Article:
Mr Dowling’s article informed us that the lady was an only child and her surviving parent, who is elderly, is being sheltered from the comments by friends and family members. It is indeed heart-breaking to think that a mother may be subjected to unkind comments about the child she has just lost, and had those comments remained only on FaceBook where they originated, it is extremely unlikely that she would ever have known of their existence.
However in their eagerness to score points against the anti-hunt movement as a whole, the pros have once again ridden over the sensibilities of others proving they have one agenda, and that agenda has nothing to do with empathy or compassion.
The pro-hunters who supplied the information claimed to have seen a thousand comments on FaceBook, which they say continued to be posted after the huntswoman died. Rick Jones, from the FaceBook group ‘Ban Hunt Saboteurs’ was especially vocal, although he did not mention the abusive comments made at an earlier time by some of his group members when they expressed their regret that saboteurs trying to prevent illegal hunting had not been run over by a Landrover or harmed by galloping riders!
On a separate occasion, pro-hunting Internet trolls were particularly vicious about a 40-year-old saboteur known as Nid, who was allegedly deliberately ridden down by a rider from the Blackmore and Sparkford Vale hunt.
The rider didn’t stop, and the saboteur was left lying semi-conscious, with seven broken ribs, a dislocated shoulder and a punctured lung.
It was alleged that the attending ambulance was blocked by the hunt support and the severely injured saboteur was air lifted to hospital by helicopter. Some of the commentators even went so far as to express regret that the incident had not been fatal.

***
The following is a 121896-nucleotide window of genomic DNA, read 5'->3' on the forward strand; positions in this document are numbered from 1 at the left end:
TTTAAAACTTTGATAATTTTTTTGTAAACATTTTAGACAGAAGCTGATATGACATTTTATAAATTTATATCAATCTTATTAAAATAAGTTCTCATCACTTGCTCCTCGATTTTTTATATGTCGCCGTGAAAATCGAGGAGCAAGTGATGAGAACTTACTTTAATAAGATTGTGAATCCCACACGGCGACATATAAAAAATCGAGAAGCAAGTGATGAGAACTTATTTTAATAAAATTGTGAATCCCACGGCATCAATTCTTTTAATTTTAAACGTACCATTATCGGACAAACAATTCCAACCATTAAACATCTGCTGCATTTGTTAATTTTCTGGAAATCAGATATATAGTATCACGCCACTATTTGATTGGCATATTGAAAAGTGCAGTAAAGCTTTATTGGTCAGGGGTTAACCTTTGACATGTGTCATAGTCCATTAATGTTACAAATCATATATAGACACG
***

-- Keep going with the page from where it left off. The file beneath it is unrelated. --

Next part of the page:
Others prayed that the pain was excruciating, and one offered to buy the huntsman, Mark Doggrell, a case of wine.
Hunting is an emotive issue, and it is particularly despicable that the pro-hunt lobby should use the death of a leading huntswoman to try to score political points in their fight against those who risk their lives every week to try to save our wildlife from being torn apart in the name of entertainment.
Perhaps if the hunters were more respectful of the family of the lady who died they would not have contacted a national newspaper where the comments were printed in their entirety for the grieving family to see.
It is obvious to any bystander that the article is sensationalism, written to shock and not written out of consideration or respect. Nico Morgan, a photographer friend of the deceased, even attempted to bring up the ‘class issue’, which is a favourite ploy among the hunting set as they cannot refute the evidence of animal cruelty in a traditional fox hunt.
The pros went further and contacted the places of work of those who had left the comments. There followed several posts claiming gleefully that the commentators had been sacked.
Revenge is obviously a dish best served cold, but to use the death of an innocent lady in order to further their pro-hunting agenda is more in keeping with spiteful brinkmanship than any desire to show genuine concern.
You can view the full Sunday Times article here
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